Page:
It's not often that Salem plays second fiddle in a book about New England witchcraft, but it does so in Emerson Baker's The Devil of Great Island (Palgrave Macmillan, 2007). Baker concentrates on a 1682 incident on the Maine frontier in which the Walton family's house and members were subjected to a relentless and damaging assault by flying stones, a phenomenon called lithobolia. These events, Baker argues, allow for a broader perspective on the role of witchcraft accusations in northern New England, and serve to highlight the diverse and contentious nature of the region during the late seventeenth century.
Drawing on previous work by John Demos, Carol Karlsen and Mary Beth Norton - among others - Baker manages to weave the lithobolia incidents into our understanding of how witchcraft accusations came to be used as the ultimate trump card in disputes over property, power or pulpits. Although it takes him quite a long time to get to it, I think in the end Baker makes a solid case for his suggested culprit (the nephew of the woman the Waltons accused of launching the 'supernatural' assault).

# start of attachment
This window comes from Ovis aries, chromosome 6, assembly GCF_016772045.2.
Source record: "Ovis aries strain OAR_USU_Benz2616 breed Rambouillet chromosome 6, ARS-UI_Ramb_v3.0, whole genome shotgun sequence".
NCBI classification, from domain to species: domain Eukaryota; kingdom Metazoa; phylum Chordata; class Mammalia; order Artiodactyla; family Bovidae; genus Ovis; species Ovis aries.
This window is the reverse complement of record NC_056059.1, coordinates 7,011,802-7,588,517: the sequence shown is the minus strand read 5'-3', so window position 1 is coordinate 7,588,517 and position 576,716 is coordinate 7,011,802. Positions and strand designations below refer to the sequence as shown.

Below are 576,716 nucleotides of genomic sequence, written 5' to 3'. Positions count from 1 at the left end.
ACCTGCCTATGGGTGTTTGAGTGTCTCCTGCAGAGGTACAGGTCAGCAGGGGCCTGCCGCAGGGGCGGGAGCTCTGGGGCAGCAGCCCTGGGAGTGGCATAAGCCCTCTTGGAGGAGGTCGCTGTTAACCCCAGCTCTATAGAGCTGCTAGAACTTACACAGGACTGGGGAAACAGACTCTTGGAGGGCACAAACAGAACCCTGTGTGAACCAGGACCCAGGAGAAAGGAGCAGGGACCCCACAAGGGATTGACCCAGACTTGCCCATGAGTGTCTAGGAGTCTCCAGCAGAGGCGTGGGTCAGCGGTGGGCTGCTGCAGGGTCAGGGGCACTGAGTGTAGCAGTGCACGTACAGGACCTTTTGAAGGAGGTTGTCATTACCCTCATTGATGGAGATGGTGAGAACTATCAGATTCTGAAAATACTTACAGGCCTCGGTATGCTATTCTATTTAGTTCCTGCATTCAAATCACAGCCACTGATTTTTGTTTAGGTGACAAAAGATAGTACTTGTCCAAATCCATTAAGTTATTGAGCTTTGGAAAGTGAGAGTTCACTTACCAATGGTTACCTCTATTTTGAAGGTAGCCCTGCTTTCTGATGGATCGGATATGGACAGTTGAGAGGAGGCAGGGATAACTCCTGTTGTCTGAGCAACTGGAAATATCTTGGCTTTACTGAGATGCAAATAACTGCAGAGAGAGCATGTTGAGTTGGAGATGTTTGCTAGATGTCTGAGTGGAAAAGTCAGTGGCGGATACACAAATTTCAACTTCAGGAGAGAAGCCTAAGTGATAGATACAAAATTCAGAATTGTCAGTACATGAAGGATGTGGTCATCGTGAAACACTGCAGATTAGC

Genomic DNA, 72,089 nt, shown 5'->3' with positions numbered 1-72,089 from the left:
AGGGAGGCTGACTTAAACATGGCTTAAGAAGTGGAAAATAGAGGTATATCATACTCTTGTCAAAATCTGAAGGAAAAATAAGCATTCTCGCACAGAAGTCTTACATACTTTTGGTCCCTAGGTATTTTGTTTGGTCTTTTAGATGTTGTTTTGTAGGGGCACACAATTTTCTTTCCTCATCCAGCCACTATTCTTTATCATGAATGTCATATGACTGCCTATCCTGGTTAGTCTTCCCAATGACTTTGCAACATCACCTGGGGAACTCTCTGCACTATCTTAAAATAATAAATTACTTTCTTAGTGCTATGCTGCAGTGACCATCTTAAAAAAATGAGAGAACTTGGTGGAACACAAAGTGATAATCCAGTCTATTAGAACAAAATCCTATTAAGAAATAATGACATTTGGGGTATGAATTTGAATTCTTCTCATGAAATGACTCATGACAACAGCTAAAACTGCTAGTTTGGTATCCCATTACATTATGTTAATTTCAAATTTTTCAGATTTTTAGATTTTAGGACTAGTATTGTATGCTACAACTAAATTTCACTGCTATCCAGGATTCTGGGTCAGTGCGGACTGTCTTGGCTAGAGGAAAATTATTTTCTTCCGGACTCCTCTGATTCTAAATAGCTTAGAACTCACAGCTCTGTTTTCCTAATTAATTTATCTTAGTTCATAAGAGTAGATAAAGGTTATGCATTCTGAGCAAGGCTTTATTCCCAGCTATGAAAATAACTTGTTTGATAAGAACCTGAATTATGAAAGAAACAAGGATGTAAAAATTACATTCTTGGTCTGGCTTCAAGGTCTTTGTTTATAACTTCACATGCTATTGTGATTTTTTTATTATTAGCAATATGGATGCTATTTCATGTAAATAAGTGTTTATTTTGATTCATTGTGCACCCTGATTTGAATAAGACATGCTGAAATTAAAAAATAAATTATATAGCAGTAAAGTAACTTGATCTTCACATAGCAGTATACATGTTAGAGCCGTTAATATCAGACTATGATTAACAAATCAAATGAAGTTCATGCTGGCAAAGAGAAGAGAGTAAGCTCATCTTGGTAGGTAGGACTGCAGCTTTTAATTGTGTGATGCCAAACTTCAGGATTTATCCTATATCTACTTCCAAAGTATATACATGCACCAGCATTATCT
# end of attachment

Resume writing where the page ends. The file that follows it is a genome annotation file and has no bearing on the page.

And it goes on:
The strongest elements of this book are Baker's synthesis of the scholarship connecting witchcraft allegations to other longstanding disputes over various important issues, and his comparison of the 1682 stone-throwing to the events at Salem a decade later. He offers much interesting background materials on the demographics of northern New England, the tangled histories of New Hampshire and Maine and other subjects; unfortunately the digressions he makes from the main narrative to delve into these larger areas prove rather distracting.
I had a few additional quibbles with Baker's writing style, which incorporates a bit too much slang or informalities for my taste. However, for those interested in understanding New England witchcraft from a broader angle and with a different focal point than Salem, this book and its predecessors are certainly recommended.